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July 2018
Eilon Ram MD, Leonid Sternik MD, Alexander Lipey MD, Sagit Ben Zekry MD, Ronny Ben-Avi MD, Yaron Moshkovitz MD and Ehud Raanani MD

Background: Unicuspid and bicuspid aortic valve (BAV) are congenital cardiac anomalies associated with valvular dysfunction and aortopathies occurring at a young age.

Objectives: To evaluate our experience with aortic valve repair (AVr) in patients with bicuspid or unicuspid aortic valves.

Methods: Eighty patients with BAV or unicuspid aortic valve (UAV) underwent AVr. Mean patient age was 42 ± 14 years and 94% were male. Surgical technique included: aortic root replacement with or without cusp repair in 43 patients (53%), replacement of the ascending aorta at the height of the sino-tubular junction with or without cusp repair in 15 patients (19%), and isolated cusp repair in 22 patients (28%).

Results: The anatomical structure of the aortic valve was bicuspid in 68 (85%) and unicuspid in 12 patients (15%). Survival rate was 100% at 5 years of follow-up. Eleven patients (13.7%) underwent reoperation, 8 of whom presented with recurrent symptomatic aortic insufficiency (AI). Late echocardiography in the remaining 69 patients revealed mild AI in 63 patients, moderate recurrent AI in 4, and severe recurrent AI in 2. Relief from recurrent severe AI or reoperations was significantly lower in patients who underwent cusp repair compared with those who did not (P = 0.05). Furthermore, the use of pericardial patch augmentation for the repair was a predictor for recurrence (P = 0.05).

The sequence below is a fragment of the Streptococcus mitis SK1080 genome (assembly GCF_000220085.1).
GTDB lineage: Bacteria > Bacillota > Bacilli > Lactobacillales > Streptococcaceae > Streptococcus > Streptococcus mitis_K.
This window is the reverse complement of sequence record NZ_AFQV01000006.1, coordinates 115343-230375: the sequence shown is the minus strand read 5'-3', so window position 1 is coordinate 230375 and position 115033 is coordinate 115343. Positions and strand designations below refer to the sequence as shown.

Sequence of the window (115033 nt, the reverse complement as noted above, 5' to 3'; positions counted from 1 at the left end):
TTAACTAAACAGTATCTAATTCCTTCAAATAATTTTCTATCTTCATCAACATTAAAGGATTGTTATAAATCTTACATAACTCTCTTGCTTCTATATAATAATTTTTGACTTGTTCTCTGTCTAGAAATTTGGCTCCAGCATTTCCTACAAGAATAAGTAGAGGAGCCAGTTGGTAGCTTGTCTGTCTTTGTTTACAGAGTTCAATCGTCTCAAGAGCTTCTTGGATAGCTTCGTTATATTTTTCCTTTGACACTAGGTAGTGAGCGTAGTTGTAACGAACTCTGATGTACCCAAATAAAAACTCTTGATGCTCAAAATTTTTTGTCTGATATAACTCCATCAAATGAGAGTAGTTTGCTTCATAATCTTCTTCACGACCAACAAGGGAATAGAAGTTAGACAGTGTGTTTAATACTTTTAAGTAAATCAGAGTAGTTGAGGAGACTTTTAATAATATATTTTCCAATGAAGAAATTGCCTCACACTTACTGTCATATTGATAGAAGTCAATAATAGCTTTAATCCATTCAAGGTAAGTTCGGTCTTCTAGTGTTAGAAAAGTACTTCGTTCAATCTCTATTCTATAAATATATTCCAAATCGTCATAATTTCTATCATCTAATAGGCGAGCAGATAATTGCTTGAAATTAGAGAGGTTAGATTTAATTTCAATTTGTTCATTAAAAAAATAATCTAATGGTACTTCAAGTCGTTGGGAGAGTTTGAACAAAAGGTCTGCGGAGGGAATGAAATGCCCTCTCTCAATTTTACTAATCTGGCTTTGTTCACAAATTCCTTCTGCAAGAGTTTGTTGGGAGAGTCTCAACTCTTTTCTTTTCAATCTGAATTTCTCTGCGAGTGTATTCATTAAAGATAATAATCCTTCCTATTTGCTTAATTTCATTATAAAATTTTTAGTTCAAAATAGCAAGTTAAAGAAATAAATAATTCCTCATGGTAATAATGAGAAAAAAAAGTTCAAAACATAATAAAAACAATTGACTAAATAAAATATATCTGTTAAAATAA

Conclusions: AVr in patients with BAV or UAV is a safe procedure with low morbidity and mortality rates. The use of a pericardial patch augmentation was associated with higher repair failure.

February 2016
Amjad Shalabi MD, Ehud Raanani MD, Amihai Shinfeld MD, Rafael Kuperstein MD, Alexander Kogan MD, Alexander Lipey MD, Eyal Nachum MD and Dan Spiegelstein MD

Background: Prolonged life expectancy has increased the number of elderly high risk patients referred for surgical aortic valve replacement (AVR). These referred high risk patients may benefit from sutureless bioprosthesis procedures which reduce mortality and morbidity.

Objectives: To present our initial experience with sutureless aortic bioprotheses, including clinical and echocardiographic results, in elderly high risk patients referred for AVR. 

Methods: Forty patients (15 males, mean age 78 ± 7 years) with symptomatic severe aortic stenosis underwent AVR with the 3F Enable™ or Perceval™ sutureless bioprosthesis during the period December 2012 to May 2014. Mean logistic EuroScore was 10 ± 3%. Echocardiography was performed preoperatively, intraoperatively, at discharge and at follow-up.

Results: There was no in-hospital mortality. Nine patients (22%) underwent minimally invasive AVR via a right anterior mini-thoracotomy and one patient via a J-incision. Four patients underwent concomitant coronary aortic bypass graft, two needed intraoperative repositioning of the valve, one underwent valve exchange due to inappropriate sizing, three (7.5%) had a perioperative stroke with complete resolution of neurologic symptoms, and one patient (2.5%) required permanent pacemaker implantation due to complete atrioventricular block. Mean preoperative and postoperative gradients were 44 ± 14 and 13 ± 5 mmHg, respectively. At follow-up, 82% of patients were in New York Heart Association functional class I and II.

Conclusions: Sutureless AVR can be used safely in elderly high risk patients with relatively low morbidity and mortality. The device can be safely implanted via a minimally invasive incision. Mid-term hemodynamic results are satisfactory, demonstrating significant clinical improvement.

 

October 2007
A. Lipey, A. Kogan, T. Ben-Gal, E. Mor, A. Stamler, B. Medalion, B.A. Vidne, E. Porat and G. Sahar
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